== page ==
Welcome to European Tribune. It's gone a bit quiet around here these days, but it's still going.
Display:
Let us consider a variation: "What exactly is wrong with suggestions that the PM would be breaking the law if he (as he has publicly stated he will) strangles to death in the House of Commons the next Conservative member who refuses to support a bill the government considers a matter of confidence."

Would it be prejudicial to the PM's presumption of innocence for his Attorney General to publicly state that, were he to do so, he would certainly be tried for murder? The Attorney General, (or Judge), could later recuse himself from this case if it went to trial.

"It is not necessary to have hope in order to persevere."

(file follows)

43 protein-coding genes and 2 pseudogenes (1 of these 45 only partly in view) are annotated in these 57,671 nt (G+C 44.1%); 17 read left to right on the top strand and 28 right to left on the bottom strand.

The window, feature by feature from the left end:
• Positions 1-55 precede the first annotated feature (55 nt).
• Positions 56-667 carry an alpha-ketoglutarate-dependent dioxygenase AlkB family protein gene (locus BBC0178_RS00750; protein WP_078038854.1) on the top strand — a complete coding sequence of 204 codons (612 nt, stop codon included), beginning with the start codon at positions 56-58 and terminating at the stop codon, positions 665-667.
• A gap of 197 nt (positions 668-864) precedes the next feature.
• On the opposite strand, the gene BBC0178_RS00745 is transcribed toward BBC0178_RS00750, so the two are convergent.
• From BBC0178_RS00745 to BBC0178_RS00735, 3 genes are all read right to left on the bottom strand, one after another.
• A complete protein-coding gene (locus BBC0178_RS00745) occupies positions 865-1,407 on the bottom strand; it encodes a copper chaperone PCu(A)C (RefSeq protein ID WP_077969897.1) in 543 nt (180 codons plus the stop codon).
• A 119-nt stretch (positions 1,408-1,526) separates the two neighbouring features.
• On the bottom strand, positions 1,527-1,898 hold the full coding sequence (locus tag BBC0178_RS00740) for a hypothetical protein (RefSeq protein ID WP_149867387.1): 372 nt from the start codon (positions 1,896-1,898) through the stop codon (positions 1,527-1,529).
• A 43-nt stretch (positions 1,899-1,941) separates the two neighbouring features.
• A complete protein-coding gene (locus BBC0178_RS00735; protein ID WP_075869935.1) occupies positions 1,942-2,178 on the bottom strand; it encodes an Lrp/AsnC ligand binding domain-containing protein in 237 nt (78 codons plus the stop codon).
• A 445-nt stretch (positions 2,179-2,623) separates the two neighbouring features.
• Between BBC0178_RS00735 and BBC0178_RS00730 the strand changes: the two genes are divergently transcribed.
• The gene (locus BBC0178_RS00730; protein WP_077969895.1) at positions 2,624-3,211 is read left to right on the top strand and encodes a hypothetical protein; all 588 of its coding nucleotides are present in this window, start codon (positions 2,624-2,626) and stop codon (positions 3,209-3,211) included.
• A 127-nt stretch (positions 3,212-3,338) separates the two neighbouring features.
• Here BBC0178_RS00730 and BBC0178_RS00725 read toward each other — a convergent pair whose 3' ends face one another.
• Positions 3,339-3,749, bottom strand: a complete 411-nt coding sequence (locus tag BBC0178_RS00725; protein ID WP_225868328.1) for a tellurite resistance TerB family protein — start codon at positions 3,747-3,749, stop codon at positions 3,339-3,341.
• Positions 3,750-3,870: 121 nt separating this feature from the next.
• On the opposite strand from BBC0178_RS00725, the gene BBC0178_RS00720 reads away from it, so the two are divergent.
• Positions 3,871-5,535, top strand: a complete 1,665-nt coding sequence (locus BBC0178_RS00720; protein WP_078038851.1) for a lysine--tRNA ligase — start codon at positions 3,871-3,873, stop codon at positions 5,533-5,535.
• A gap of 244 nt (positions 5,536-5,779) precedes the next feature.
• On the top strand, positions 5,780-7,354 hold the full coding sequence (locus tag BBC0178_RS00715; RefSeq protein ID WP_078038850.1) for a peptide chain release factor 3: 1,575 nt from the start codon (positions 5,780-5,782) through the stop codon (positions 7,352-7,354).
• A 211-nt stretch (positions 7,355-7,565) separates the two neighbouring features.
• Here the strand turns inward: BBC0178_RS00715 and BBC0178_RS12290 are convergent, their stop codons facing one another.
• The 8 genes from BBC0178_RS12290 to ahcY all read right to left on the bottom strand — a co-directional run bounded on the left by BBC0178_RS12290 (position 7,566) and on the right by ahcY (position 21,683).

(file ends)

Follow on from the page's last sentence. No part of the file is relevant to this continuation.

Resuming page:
by ARGeezer (ARGeezer a in a circle eurotrib daught com) on Thu Sep 12th, 2019 at 02:09:42 AM EST
In many states in the USA one making such a threat would be vulnerable to being charged with 'terroristic threatening'.

"It is not necessary to have hope in order to persevere."
by ARGeezer (ARGeezer a in a circle eurotrib daught com) on Thu Sep 12th, 2019 at 02:13:28 AM EST
[ Parent ]
Indeed - the central issue isn't guilt or innocence, it's whether the Executive is effectively above the law, because the judiciary can argue that any interaction between the Executive and the Monarch is constitutionally non-justiciable.

The latter line is in direct conflict with the sovereignty of Parliament.

You can't have both. Either Parliament is truly sovereign, or the Executive can shut it down on a whim by giving any old excuse to His or Her Maj.

One or the other has to go.

by ThatBritGuy (thatbritguy (at) googlemail.com) on Thu Sep 12th, 2019 at 12:18:54 PM EST
[ Parent ]

Display:

Occasional Series